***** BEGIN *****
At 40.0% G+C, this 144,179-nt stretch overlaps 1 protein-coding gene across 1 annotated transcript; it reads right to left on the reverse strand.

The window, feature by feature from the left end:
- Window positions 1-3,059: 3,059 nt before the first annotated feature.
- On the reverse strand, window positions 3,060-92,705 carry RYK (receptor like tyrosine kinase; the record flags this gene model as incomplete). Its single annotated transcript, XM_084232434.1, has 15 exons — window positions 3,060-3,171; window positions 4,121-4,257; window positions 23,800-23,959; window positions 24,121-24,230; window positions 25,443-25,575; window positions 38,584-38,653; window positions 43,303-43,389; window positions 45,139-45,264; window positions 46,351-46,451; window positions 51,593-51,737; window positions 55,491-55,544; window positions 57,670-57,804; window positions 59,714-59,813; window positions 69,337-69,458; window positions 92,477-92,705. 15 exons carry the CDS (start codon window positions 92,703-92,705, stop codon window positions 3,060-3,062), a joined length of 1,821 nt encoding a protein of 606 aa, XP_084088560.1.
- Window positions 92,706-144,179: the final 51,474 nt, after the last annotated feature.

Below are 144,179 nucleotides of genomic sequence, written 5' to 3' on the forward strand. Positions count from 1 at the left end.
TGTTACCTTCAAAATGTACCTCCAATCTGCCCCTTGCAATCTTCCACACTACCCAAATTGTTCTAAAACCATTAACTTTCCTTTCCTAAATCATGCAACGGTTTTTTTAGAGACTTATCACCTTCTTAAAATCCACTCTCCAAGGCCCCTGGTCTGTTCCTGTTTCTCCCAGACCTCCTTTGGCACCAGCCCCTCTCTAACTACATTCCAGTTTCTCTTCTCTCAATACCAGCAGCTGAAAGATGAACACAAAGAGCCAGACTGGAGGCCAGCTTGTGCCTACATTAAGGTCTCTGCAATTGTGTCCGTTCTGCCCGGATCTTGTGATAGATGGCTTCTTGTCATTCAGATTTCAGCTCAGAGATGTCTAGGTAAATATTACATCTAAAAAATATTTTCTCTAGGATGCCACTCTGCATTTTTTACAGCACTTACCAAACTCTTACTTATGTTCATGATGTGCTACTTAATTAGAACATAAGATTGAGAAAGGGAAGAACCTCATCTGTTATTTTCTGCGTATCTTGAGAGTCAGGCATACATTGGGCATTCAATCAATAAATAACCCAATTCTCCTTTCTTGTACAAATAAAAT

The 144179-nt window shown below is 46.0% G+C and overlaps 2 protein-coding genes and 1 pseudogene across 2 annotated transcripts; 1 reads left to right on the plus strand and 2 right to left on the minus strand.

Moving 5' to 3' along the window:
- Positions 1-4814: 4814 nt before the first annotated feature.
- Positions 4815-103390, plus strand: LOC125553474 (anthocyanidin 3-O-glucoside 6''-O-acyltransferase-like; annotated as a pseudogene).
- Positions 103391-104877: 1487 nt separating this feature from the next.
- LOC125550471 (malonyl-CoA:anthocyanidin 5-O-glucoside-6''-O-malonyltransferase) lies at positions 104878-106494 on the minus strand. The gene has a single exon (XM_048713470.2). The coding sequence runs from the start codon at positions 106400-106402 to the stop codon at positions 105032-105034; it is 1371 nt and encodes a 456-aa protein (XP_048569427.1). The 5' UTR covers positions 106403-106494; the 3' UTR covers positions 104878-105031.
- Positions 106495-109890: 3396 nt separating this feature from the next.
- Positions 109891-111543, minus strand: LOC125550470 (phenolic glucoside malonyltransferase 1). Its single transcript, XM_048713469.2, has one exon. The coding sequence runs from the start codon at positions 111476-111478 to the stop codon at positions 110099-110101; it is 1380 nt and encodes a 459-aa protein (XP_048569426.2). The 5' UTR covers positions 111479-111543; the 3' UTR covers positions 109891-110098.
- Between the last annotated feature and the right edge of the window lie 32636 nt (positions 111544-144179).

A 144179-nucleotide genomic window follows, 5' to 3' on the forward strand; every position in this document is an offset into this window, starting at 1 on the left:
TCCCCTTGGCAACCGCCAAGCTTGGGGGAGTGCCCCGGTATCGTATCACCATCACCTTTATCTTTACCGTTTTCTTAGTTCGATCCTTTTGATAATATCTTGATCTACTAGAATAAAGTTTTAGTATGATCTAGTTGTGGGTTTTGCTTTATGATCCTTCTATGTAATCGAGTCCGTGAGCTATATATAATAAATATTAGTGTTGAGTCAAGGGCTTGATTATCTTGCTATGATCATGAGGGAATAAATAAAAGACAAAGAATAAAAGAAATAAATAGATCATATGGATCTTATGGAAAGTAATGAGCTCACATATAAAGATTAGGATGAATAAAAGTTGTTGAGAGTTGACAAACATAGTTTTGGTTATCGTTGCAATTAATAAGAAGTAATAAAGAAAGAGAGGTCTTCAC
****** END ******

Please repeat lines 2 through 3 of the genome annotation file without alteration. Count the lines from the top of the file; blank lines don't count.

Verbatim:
The window, feature by feature from the left end:
- Window positions 1-3,059: 3,059 nt before the first annotated feature.